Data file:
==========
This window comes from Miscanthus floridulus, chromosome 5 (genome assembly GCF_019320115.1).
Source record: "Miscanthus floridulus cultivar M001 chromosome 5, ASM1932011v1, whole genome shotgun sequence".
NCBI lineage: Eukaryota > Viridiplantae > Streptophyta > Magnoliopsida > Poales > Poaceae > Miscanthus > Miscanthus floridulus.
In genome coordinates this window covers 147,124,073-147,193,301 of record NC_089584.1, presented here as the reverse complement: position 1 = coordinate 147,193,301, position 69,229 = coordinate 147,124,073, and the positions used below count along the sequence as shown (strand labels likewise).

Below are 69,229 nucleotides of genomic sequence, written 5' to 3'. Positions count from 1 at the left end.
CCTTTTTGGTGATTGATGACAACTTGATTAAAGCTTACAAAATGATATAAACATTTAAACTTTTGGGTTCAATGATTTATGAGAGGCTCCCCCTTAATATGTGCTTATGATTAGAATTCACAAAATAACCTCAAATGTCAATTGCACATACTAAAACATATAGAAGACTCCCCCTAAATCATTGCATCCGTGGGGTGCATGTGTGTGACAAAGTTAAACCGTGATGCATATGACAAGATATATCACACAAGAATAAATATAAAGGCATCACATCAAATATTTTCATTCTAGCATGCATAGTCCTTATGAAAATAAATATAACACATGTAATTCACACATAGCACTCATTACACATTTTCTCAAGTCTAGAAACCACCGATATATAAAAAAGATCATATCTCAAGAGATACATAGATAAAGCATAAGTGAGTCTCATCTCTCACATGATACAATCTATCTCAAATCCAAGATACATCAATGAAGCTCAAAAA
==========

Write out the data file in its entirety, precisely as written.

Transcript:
This window comes from Miscanthus floridulus, chromosome 5 (genome assembly GCF_019320115.1).
Source record: "Miscanthus floridulus cultivar M001 chromosome 5, ASM1932011v1, whole genome shotgun sequence".
NCBI lineage: Eukaryota > Viridiplantae > Streptophyta > Magnoliopsida > Poales > Poaceae > Miscanthus > Miscanthus floridulus.
In genome coordinates this window covers 147,124,073-147,193,301 of record NC_089584.1, presented here as the reverse complement: position 1 = coordinate 147,193,301, position 69,229 = coordinate 147,124,073, and the positions used below count along the sequence as shown (strand labels likewise).

Below are 69,229 nucleotides of genomic sequence, written 5' to 3'. Positions count from 1 at the left end.
CCTTTTTGGTGATTGATGACAACTTGATTAAAGCTTACAAAATGATATAAACATTTAAACTTTTGGGTTCAATGATTTATGAGAGGCTCCCCCTTAATATGTGCTTATGATTAGAATTCACAAAATAACCTCAAATGTCAATTGCACATACTAAAACATATAGAAGACTCCCCCTAAATCATTGCATCCGTGGGGTGCATGTGTGTGACAAAGTTAAACCGTGATGCATATGACAAGATATATCACACAAGAATAAATATAAAGGCATCACATCAAATATTTTCATTCTAGCATGCATAGTCCTTATGAAAATAAATATAACACATGTAATTCACACATAGCACTCATTACACATTTTCTCAAGTCTAGAAACCACCGATATATAAAAAAGATCATATCTCAAGAGATACATAGATAAAGCATAAGTGAGTCTCATCTCTCACATGATACAATCTATCTCAAATCCAAGATACATCAATGAAGCTCAAAAA